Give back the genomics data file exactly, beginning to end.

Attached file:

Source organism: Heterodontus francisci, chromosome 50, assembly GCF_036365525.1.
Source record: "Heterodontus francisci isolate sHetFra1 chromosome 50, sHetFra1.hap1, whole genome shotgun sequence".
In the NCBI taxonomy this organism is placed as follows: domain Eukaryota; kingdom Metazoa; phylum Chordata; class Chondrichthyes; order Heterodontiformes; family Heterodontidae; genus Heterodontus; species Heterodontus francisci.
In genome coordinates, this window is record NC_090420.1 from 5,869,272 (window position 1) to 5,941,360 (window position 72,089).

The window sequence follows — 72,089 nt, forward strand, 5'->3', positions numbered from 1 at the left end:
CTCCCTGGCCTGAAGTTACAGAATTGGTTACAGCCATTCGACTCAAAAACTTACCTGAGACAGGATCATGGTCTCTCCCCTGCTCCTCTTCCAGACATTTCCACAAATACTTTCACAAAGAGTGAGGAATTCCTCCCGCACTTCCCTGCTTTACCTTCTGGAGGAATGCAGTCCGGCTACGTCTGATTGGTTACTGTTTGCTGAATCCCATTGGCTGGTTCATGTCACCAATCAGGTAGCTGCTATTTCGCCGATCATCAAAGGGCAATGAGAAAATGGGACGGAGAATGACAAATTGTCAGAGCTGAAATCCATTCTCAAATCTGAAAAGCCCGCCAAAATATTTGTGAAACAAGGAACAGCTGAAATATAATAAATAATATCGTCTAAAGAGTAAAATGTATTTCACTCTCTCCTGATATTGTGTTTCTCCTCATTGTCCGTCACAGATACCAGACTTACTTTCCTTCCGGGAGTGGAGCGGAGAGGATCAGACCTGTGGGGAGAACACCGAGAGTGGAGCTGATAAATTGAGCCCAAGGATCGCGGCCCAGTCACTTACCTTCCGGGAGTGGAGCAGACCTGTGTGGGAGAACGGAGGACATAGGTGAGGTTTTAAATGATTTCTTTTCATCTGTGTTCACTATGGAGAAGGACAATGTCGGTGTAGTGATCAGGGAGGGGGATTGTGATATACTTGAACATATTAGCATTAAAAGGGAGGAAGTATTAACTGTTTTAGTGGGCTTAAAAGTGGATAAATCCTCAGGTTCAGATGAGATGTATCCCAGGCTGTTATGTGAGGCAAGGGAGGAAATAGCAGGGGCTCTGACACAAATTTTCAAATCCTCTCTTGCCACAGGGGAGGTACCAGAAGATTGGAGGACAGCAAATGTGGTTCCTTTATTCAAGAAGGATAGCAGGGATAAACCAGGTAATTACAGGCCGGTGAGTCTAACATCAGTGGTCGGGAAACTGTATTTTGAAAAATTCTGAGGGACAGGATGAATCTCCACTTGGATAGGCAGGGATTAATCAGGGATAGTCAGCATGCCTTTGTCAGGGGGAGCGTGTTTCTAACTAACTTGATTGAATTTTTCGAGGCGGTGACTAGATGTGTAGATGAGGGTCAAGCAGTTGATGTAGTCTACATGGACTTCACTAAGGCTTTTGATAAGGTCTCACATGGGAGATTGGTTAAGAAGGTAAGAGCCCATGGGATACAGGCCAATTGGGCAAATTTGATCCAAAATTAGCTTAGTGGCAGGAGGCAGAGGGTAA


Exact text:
Source organism: Heterodontus francisci, chromosome 50, assembly GCF_036365525.1.
Source record: "Heterodontus francisci isolate sHetFra1 chromosome 50, sHetFra1.hap1, whole genome shotgun sequence".
In the NCBI taxonomy this organism is placed as follows: domain Eukaryota; kingdom Metazoa; phylum Chordata; class Chondrichthyes; order Heterodontiformes; family Heterodontidae; genus Heterodontus; species Heterodontus francisci.
In genome coordinates, this window is record NC_090420.1 from 5,869,272 (window position 1) to 5,941,360 (window position 72,089).

The window sequence follows — 72,089 nt, forward strand, 5'->3', positions numbered from 1 at the left end:
CTCCCTGGCCTGAAGTTACAGAATTGGTTACAGCCATTCGACTCAAAAACTTACCTGAGACAGGATCATGGTCTCTCCCCTGCTCCTCTTCCAGACATTTCCACAAATACTTTCACAAAGAGTGAGGAATTCCTCCCGCACTTCCCTGCTTTACCTTCTGGAGGAATGCAGTCCGGCTACGTCTGATTGGTTACTGTTTGCTGAATCCCATTGGCTGGTTCATGTCACCAATCAGGTAGCTGCTATTTCGCCGATCATCAAAGGGCAATGAGAAAATGGGACGGAGAATGACAAATTGTCAGAGCTGAAATCCATTCTCAAATCTGAAAAGCCCGCCAAAATATTTGTGAAACAAGGAACAGCTGAAATATAATAAATAATATCGTCTAAAGAGTAAAATGTATTTCACTCTCTCCTGATATTGTGTTTCTCCTCATTGTCCGTCACAGATACCAGACTTACTTTCCTTCCGGGAGTGGAGCGGAGAGGATCAGACCTGTGGGGAGAACACCGAGAGTGGAGCTGATAAATTGAGCCCAAGGATCGCGGCCCAGTCACTTACCTTCCGGGAGTGGAGCAGACCTGTGTGGGAGAACGGAGGACATAGGTGAGGTTTTAAATGATTTCTTTTCATCTGTGTTCACTATGGAGAAGGACAATGTCGGTGTAGTGATCAGGGAGGGGGATTGTGATATACTTGAACATATTAGCATTAAAAGGGAGGAAGTATTAACTGTTTTAGTGGGCTTAAAAGTGGATAAATCCTCAGGTTCAGATGAGATGTATCCCAGGCTGTTATGTGAGGCAAGGGAGGAAATAGCAGGGGCTCTGACACAAATTTTCAAATCCTCTCTTGCCACAGGGGAGGTACCAGAAGATTGGAGGACAGCAAATGTGGTTCCTTTATTCAAGAAGGATAGCAGGGATAAACCAGGTAATTACAGGCCGGTGAGTCTAACATCAGTGGTCGGGAAACTGTATTTTGAAAAATTCTGAGGGACAGGATGAATCTCCACTTGGATAGGCAGGGATTAATCAGGGATAGTCAGCATGCCTTTGTCAGGGGGAGCGTGTTTCTAACTAACTTGATTGAATTTTTCGAGGCGGTGACTAGATGTGTAGATGAGGGTCAAGCAGTTGATGTAGTCTACATGGACTTCACTAAGGCTTTTGATAAGGTCTCACATGGGAGATTGGTTAAGAAGGTAAGAGCCCATGGGATACAGGCCAATTGGGCAAATTTGATCCAAAATTAGCTTAGTGGCAGGAGGCAGAGGGTAA